I’ve just started listening to George on audiobook on my way to work and am really enjoying it. I started Uki and the Outcast last night and just know it’s going to be as wonderful as the Podkin stories.
I think that qualifies as a good reading week! I absolutely adored the sheer escapism in Explorers on Witch Mountain and Explorers on Black Ice Bridge. I really like the child characters who all have wonderfully distinct personalities, and also have a deep bond of friendship. I also really liked Felix who is Stella Starflake Pearl’s (the ice princess) adoptive father. He gives the BEST advice and is what I call an all-round good guy! The action is non-stop and exciting. The creatures they meet along the way are just brilliant – I have no idea how someone can imagine some of them, but I loved the diversity and both the humour and tension they infused into the stories.
I also read The Raven’s Call by one of my absolute favourite authors. This is a beautifully told short adventure with some wonderful imagery, perfect for younger readers. The ravens have come back to the king’s rookery, but Alys notices that her beloved birds have been changed: they have speckles of white on their feathers and silver on their beaks. What has changed them, and why? Ravens are the protectors of the Kingdom, so Alys must make a journey to tell the King of their change. The ravens go with her, and what she discovers strikes fear into her heart … will the ravens she loves be able to protect the kingdom from a terrible danger? The illustrations which accompany the story are absolutely gorgeous.
I listened to Here in the Real World on audio and, whilst I wasn’t sure of it at first (despite hearing so many wonderful things about it), it really grew on me as I continued to listen. I really liked the portrayal of the friendship between Ware and Jolene, the link with the environment, and how he had the strength be himself rather than feeling he had to live up to others’ expectations. I do think maybe this is one I need to re-read in paperback to appreciate fully.
I also finished Another Twist in the Tale. This is an absolutely wonderful twist on the story of Oliver Twist and tells the story of Oliver’s twin sister, Twill, who was abandoned on a rubbish heap shortly after her birth as females had very little value! This story follows the Dickensian trait of casting a light on the darker side of Victorian society: the social injustices; gender inequality; treatment of the poor, especially children; poverty and the lengths the young had to go to in order to survive; and, the exploitation and cruelty towards children. These issues are brilliantly woven into the story through the lives of the young characters who are brave, resourceful, strong and determined, despite what life has thrown at them. I loved that they formed such close bonds and looked out for each other: they were a family. The ending is gorgeously heart-warming and joyous!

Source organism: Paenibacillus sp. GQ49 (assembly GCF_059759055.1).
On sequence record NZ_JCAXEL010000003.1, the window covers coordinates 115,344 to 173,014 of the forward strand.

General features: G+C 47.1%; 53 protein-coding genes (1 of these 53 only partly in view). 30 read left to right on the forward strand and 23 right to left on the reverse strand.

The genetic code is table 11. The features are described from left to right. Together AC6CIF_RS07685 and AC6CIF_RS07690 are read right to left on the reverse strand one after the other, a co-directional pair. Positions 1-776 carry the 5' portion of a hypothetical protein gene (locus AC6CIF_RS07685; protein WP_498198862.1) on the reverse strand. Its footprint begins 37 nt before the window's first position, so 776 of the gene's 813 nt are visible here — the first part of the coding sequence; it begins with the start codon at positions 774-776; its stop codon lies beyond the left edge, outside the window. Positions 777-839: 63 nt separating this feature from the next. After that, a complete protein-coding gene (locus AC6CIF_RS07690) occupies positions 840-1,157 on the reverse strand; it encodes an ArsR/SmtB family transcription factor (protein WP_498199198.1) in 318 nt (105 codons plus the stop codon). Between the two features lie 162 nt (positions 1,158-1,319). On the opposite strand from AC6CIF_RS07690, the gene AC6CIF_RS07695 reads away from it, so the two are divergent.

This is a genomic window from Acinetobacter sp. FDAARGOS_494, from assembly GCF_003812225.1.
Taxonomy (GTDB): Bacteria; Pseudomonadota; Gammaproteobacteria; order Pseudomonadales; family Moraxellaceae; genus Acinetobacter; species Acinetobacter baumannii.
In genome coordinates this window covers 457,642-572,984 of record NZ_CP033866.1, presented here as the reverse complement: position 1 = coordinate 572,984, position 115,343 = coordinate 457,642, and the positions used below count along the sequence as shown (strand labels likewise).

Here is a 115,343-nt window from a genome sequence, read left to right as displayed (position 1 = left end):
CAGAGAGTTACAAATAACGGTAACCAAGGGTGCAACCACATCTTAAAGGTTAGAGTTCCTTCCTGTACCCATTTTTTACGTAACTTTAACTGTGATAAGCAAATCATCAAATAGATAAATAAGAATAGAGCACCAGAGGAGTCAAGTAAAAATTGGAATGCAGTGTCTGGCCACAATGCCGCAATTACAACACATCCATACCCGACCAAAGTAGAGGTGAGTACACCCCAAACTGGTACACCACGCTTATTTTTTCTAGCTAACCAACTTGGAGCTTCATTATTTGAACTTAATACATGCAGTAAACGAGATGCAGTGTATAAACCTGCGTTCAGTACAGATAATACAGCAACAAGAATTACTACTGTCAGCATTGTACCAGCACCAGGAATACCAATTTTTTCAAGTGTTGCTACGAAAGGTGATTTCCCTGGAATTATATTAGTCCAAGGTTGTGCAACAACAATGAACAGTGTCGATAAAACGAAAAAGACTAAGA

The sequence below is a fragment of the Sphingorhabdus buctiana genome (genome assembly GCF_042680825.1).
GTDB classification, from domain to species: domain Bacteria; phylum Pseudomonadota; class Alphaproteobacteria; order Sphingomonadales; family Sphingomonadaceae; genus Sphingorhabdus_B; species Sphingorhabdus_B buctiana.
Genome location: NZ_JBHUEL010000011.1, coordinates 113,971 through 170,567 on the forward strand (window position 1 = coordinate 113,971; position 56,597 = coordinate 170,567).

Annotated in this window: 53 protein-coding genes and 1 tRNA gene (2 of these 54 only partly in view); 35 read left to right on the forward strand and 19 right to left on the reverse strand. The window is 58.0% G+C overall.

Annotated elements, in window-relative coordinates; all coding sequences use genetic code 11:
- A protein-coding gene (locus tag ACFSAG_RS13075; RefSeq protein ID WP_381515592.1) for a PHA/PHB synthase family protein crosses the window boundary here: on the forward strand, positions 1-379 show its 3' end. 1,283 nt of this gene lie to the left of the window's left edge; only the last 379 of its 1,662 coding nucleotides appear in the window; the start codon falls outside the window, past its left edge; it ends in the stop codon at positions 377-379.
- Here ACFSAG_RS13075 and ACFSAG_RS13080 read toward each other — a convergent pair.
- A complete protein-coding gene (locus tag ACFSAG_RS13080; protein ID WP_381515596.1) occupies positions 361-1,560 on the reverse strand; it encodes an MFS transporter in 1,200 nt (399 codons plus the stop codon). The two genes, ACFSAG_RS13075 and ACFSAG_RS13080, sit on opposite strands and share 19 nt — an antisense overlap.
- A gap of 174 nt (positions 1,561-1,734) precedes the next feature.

Finally, I read How to be a Hero which is just brilliant! I loved the hapless thief-who-wants-to-be-a-hero Whetsone and determined-but-still-with-a-lot-to-learn Lotta, a Valkyrie-in-training. The humour really is hilarious with lots of mishaps and mistakes. There is also plenty of information about the Vikings which is perfectly blended into the story. Year 4 study the Vikings in mu school, and I can definitely see this being a great introduction that will have them laughing-out-loud – and learning lots!
I’m really looking forward to reading The Ocean Squid Explorers’ Club next as I’ve enjoyed the The Polar Bear Explorers’ Club so much.
What have you read? Have you read any of these?